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House Passes Resolution To Block Trump's National Emergency Declaration

Central American migrant artist Robenz creates an installation on the Mexico-U.S. border fence in Playas de Tijuana, Baja California state, Mexico, on Feb. 24.
Guillermo Arias
AFP/Getty Images
Central American migrant artist Robenz creates an installation on the Mexico-U.S. border fence in Playas de Tijuana, Baja California state, Mexico, on Feb. 24.

The Democratic-led House approved by a 245-182 vote a resolution on Tuesday that would terminate President Trump's declaration of a national emergency at the U.S.-Mexico border — a declaration he made to allow him to access funds to build a wall without congressional consent.

Only 13 Republicans joined Democrats to oppose the president, signaling that Congress will not ultimately have the veto-proof margin required to override Trump.

The resolution now heads to the Senate. It is a privileged measure, which means it is not subject to a filibuster, needs only a simply majority and is required to come to the floor for a vote within weeks. Senate Majority Leader Mitch McConnell, R-Ky., told reporters on Tuesday that he expects the Senate will vote on it before March 18.

So far only three Senate Republicans — Susan Collins of Maine, Lisa Murkowski of Alaska, and Thom Tillis of North Carolina — say they will vote with Democrats in opposition to the president's actions.

The Republican-led Senate is split 53-47, which means Democrats need one more vote in addition to Collins, Murkowski and Tillis for the measure to pass. McConnell declined to handicap the vote, but other members of Senate leadership including Sen. John Barrasso, R-Wyo., said they expect it to pass the Senate.

Vice President Pence and a Justice Department lawyer huddled privately with Senate Republicans for their weekly Tuesday meeting that was dominated by debate over the president's legal authority to use his emergency powers as he has to find funding for a border wall.

McConnell characterized it as a "robust, vigorous" discussion and said he had not "reached a total conclusion" over the legality of the president's actions. However, McConnell has already publicly committed to voting against the resolution in support of the president's position.

The White House asserts that the president has the legal authority to declare a national emergency and to redirect existing federal funds to address that emergency. Congress did approve $1.375 billion for new physical barriers along the border in a spending bill approved earlier this month, but it was less than the White House requested. Soon after, the president declared a national emergency to redirect more than $6 billion to build additional barrier.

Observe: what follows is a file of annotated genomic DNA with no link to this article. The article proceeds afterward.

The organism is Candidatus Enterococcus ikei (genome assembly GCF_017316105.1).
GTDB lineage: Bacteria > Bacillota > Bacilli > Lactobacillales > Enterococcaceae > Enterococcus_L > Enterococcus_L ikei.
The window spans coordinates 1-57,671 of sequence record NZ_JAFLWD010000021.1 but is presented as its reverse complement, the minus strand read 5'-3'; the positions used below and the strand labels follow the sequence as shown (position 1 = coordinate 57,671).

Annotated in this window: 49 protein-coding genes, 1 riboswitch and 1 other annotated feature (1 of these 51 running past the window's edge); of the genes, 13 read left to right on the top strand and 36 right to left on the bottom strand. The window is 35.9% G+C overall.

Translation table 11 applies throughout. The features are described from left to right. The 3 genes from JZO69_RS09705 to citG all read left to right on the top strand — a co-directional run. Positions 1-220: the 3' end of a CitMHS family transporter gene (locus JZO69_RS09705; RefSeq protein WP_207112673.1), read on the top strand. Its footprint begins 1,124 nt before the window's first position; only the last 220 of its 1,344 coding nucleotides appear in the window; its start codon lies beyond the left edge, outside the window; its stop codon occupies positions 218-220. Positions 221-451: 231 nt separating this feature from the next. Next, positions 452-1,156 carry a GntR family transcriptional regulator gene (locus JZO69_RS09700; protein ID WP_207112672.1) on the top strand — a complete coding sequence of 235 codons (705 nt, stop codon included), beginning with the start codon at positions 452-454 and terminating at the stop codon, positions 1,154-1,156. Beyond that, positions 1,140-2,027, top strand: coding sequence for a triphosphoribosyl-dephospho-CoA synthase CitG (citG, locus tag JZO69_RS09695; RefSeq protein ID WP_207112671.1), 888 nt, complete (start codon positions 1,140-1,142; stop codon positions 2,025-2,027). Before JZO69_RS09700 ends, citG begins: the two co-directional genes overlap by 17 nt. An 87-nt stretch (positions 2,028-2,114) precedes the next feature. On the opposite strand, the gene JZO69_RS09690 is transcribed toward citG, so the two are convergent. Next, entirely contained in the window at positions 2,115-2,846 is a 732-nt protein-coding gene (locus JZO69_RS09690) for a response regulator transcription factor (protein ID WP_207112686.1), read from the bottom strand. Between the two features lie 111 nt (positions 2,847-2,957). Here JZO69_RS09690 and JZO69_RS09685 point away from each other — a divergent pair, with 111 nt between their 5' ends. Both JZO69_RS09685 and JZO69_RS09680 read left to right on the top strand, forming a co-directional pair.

If the resolution reaches his desk, it will be the first veto of Trump's presidency. House Minority Whip Steve Scalise, R-La., told reporters that Congress will not be able to block Trump's emergency declaration. "When you see the vote today there will be nowhere near the votes to override a veto," he said, "Ultimately we are gonna stand with the president in making sure we can secure this border and confront this national crisis that's taking lives every single day."

A coalition of 16 states has filed suit against the Trump administration to try to block his emergency declaration. Speaker Nancy Pelosi, D-Calif., and Senate Minority Leader Chuck Schumer, D-N.Y., have also said they will challenge the national emergency declaration in court, setting up a potential constitutional test over the balance of power between the legislative and executive branches of government.

Copyright 2020 NPR. To see more, visit https://www.npr.org.

Corrected: February 25, 2019 at 9:00 PM PST
An earlier version of this story incorrectly said the House approved by a 245-183 vote a resolution to block President Trump's national emergency declaration. The vote was actually 245-182.
Susan Davis is a congressional correspondent for NPR and a co-host of the NPR Politics Podcast. She has covered Congress, elections, and national politics since 2002 for publications including USA TODAY, The Wall Street Journal, National Journal and Roll Call. She appears regularly on television and radio outlets to discuss congressional and national politics, and she is a contributor on PBS's Washington Week with Robert Costa. She is a graduate of American University in Washington, D.C., and a Philadelphia native.